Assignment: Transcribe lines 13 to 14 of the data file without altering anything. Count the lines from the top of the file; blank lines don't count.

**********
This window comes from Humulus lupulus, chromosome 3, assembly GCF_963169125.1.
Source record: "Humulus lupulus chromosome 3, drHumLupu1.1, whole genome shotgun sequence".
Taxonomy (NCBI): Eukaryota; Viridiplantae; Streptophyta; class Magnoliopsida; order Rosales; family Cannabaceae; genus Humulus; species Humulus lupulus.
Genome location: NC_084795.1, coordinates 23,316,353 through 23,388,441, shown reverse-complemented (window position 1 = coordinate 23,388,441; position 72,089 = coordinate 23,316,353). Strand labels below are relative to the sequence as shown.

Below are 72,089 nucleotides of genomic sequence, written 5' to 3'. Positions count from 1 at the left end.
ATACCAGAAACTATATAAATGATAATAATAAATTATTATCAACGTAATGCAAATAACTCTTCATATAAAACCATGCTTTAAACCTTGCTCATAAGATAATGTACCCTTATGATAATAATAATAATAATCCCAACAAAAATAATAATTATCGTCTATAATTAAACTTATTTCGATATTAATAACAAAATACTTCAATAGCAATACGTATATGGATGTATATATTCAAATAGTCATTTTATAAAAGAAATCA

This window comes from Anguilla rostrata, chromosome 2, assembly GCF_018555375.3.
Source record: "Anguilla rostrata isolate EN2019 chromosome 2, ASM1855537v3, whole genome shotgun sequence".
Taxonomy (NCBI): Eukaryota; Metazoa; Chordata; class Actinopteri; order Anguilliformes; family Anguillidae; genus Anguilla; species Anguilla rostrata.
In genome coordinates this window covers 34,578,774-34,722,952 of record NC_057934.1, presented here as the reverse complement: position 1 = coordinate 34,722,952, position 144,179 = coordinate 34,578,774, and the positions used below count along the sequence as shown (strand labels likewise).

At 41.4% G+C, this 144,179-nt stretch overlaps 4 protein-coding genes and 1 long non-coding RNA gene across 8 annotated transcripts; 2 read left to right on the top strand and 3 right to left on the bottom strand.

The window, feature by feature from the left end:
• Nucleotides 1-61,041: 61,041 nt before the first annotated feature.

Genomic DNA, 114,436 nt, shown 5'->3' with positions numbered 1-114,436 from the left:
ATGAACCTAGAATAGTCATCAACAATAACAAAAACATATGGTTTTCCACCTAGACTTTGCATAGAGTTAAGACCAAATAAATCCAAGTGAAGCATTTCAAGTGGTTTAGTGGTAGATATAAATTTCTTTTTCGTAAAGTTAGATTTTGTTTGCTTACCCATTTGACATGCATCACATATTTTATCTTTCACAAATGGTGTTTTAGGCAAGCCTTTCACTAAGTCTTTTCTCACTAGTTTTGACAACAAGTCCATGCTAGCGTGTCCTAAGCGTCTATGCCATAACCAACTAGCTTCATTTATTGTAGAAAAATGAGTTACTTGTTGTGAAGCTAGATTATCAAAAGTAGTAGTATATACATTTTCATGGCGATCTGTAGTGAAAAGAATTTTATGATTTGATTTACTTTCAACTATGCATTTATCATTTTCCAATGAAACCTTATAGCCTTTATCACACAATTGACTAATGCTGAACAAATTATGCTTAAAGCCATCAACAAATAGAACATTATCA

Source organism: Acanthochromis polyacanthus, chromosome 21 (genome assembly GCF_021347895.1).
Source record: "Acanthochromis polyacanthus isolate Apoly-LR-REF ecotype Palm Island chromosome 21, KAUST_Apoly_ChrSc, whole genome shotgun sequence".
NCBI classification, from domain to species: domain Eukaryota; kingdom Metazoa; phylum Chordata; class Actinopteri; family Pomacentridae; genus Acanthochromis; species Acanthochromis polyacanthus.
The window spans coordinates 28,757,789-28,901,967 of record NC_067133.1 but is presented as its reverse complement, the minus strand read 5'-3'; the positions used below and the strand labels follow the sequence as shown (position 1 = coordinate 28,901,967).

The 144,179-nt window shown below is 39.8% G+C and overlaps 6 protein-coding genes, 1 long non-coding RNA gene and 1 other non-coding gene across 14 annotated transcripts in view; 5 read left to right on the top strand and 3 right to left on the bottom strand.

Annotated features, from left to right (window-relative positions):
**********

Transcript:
• Nucleotides 1-61,041: 61,041 nt before the first annotated feature.

Genomic DNA, 114,436 nt, shown 5'->3' with positions numbered 1-114,436 from the left: